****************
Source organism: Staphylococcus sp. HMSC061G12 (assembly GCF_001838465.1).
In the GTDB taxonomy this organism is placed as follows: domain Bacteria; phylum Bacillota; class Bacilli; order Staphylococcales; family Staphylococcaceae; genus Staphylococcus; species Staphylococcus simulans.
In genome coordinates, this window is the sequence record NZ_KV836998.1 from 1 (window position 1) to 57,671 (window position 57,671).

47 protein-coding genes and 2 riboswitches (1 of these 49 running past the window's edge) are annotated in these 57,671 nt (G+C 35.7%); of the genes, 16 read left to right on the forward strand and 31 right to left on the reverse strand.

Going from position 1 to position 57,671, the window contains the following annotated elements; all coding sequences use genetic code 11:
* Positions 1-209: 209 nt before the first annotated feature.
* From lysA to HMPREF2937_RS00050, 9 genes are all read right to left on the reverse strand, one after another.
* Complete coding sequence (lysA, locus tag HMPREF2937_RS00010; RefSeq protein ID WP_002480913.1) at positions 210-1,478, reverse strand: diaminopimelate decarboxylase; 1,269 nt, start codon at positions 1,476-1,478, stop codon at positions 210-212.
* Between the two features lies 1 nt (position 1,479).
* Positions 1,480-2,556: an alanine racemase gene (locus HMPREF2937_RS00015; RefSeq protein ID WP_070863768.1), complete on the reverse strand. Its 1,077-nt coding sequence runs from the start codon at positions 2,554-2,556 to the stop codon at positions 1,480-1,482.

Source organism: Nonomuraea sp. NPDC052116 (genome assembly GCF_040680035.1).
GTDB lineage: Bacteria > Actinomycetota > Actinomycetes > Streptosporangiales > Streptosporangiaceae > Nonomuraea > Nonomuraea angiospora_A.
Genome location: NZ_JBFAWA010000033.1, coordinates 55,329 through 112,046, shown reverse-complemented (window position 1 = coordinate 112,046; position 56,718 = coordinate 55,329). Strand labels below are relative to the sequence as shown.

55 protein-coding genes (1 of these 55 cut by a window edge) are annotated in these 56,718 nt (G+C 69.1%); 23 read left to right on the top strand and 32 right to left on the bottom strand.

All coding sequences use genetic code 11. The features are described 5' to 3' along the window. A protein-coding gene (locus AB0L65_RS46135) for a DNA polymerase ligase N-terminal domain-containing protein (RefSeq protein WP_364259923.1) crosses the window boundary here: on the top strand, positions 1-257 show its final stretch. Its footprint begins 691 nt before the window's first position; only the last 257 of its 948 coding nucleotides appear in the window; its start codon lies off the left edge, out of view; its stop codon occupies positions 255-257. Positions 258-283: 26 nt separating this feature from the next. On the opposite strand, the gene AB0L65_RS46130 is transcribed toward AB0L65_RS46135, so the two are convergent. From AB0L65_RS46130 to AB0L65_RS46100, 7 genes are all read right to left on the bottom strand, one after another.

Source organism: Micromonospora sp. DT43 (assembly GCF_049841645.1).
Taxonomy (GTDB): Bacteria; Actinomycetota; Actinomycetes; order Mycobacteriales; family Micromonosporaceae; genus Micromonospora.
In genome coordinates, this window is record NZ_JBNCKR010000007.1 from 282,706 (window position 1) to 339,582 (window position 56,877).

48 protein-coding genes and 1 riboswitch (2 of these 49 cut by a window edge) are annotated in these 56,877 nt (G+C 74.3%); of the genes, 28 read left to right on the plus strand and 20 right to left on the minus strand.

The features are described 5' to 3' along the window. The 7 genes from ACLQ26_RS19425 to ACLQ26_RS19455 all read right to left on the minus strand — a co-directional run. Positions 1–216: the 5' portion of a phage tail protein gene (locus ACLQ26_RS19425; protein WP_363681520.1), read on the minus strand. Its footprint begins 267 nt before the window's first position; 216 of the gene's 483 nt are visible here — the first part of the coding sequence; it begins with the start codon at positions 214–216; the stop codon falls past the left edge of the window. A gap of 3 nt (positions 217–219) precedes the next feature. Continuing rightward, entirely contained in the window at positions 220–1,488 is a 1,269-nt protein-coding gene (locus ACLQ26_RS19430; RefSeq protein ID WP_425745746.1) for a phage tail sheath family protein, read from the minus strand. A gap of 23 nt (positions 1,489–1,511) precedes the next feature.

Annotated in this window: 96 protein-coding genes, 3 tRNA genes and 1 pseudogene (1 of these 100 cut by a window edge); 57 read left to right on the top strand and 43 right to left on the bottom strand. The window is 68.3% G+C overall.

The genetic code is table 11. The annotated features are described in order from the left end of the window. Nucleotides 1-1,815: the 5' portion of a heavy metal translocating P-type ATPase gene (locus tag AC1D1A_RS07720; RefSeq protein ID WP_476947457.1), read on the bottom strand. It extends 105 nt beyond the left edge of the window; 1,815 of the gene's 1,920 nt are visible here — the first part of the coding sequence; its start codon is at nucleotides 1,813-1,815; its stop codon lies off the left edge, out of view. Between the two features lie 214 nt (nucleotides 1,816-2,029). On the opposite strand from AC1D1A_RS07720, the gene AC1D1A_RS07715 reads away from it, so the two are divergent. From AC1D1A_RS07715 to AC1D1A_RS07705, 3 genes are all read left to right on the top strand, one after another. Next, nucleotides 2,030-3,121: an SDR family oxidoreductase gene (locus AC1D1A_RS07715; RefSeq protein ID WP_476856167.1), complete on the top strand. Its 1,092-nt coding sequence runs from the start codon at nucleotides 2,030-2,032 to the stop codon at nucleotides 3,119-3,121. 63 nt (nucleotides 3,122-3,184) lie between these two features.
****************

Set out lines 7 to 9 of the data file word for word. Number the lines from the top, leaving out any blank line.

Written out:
* From lysA to HMPREF2937_RS00050, 9 genes are all read right to left on the reverse strand, one after another.
* Complete coding sequence (lysA, locus tag HMPREF2937_RS00010; RefSeq protein ID WP_002480913.1) at positions 210-1,478, reverse strand: diaminopimelate decarboxylase; 1,269 nt, start codon at positions 1,476-1,478, stop codon at positions 210-212.
* Between the two features lies 1 nt (position 1,479).